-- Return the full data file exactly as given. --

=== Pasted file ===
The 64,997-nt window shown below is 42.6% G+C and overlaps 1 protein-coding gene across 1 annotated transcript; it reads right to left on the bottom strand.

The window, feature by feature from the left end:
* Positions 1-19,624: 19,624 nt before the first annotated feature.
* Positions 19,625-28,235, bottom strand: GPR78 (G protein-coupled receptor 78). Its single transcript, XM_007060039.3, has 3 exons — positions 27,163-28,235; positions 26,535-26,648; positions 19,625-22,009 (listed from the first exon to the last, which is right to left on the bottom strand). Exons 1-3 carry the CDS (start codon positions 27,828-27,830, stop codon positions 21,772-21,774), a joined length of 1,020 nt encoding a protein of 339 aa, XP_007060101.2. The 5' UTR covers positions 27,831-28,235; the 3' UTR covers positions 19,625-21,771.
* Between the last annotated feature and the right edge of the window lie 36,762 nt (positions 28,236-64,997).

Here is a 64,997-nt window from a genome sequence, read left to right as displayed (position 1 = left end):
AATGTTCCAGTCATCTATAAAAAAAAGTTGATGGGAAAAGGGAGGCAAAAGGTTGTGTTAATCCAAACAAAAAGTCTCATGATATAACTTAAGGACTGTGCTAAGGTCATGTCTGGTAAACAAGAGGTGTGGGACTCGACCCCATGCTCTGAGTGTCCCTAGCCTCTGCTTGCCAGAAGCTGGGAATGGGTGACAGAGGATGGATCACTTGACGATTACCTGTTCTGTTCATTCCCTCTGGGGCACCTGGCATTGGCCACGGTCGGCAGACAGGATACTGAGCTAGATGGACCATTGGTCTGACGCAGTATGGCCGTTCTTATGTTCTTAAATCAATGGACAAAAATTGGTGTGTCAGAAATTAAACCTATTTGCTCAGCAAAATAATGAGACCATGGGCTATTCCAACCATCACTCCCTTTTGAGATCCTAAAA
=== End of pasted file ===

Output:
The 64,997-nt window shown below is 42.6% G+C and overlaps 1 protein-coding gene across 1 annotated transcript; it reads right to left on the bottom strand.

The window, feature by feature from the left end:
* Positions 1-19,624: 19,624 nt before the first annotated feature.
* Positions 19,625-28,235, bottom strand: GPR78 (G protein-coupled receptor 78). Its single transcript, XM_007060039.3, has 3 exons — positions 27,163-28,235; positions 26,535-26,648; positions 19,625-22,009 (listed from the first exon to the last, which is right to left on the bottom strand). Exons 1-3 carry the CDS (start codon positions 27,828-27,830, stop codon positions 21,772-21,774), a joined length of 1,020 nt encoding a protein of 339 aa, XP_007060101.2. The 5' UTR covers positions 27,831-28,235; the 3' UTR covers positions 19,625-21,771.
* Between the last annotated feature and the right edge of the window lie 36,762 nt (positions 28,236-64,997).

Here is a 64,997-nt window from a genome sequence, read left to right as displayed (position 1 = left end):
AATGTTCCAGTCATCTATAAAAAAAAGTTGATGGGAAAAGGGAGGCAAAAGGTTGTGTTAATCCAAACAAAAAGTCTCATGATATAACTTAAGGACTGTGCTAAGGTCATGTCTGGTAAACAAGAGGTGTGGGACTCGACCCCATGCTCTGAGTGTCCCTAGCCTCTGCTTGCCAGAAGCTGGGAATGGGTGACAGAGGATGGATCACTTGACGATTACCTGTTCTGTTCATTCCCTCTGGGGCACCTGGCATTGGCCACGGTCGGCAGACAGGATACTGAGCTAGATGGACCATTGGTCTGACGCAGTATGGCCGTTCTTATGTTCTTAAATCAATGGACAAAAATTGGTGTGTCAGAAATTAAACCTATTTGCTCAGCAAAATAATGAGACCATGGGCTATTCCAACCATCACTCCCTTTTGAGATCCTAAAA